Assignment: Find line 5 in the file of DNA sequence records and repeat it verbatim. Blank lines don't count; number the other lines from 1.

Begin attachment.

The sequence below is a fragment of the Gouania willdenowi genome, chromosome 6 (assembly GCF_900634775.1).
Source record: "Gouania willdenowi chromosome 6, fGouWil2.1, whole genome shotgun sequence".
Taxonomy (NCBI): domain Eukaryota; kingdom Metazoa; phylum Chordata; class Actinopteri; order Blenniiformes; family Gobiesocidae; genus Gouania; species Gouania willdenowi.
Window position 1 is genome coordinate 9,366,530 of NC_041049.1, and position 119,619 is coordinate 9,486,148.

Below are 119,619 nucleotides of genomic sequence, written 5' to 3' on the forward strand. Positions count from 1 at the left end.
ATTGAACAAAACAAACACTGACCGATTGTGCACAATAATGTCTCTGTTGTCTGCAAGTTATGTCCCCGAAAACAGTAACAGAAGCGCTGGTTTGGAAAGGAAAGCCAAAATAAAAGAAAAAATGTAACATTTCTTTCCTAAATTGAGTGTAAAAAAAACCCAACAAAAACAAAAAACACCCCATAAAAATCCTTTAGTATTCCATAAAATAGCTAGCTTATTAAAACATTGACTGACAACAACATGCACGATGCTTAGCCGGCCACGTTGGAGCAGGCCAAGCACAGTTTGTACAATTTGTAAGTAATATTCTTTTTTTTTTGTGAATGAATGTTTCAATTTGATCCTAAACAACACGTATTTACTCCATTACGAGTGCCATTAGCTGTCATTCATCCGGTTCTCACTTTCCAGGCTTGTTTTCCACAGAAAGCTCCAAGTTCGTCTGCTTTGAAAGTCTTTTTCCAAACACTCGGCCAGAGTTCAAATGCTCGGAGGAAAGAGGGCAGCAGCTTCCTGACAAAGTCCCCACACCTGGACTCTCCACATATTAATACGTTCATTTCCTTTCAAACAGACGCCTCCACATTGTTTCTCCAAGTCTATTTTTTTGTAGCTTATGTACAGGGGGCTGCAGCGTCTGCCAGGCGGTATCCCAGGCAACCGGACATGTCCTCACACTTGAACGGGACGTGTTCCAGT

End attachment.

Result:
Below are 119,619 nucleotides of genomic sequence, written 5' to 3' on the forward strand. Positions count from 1 at the left end.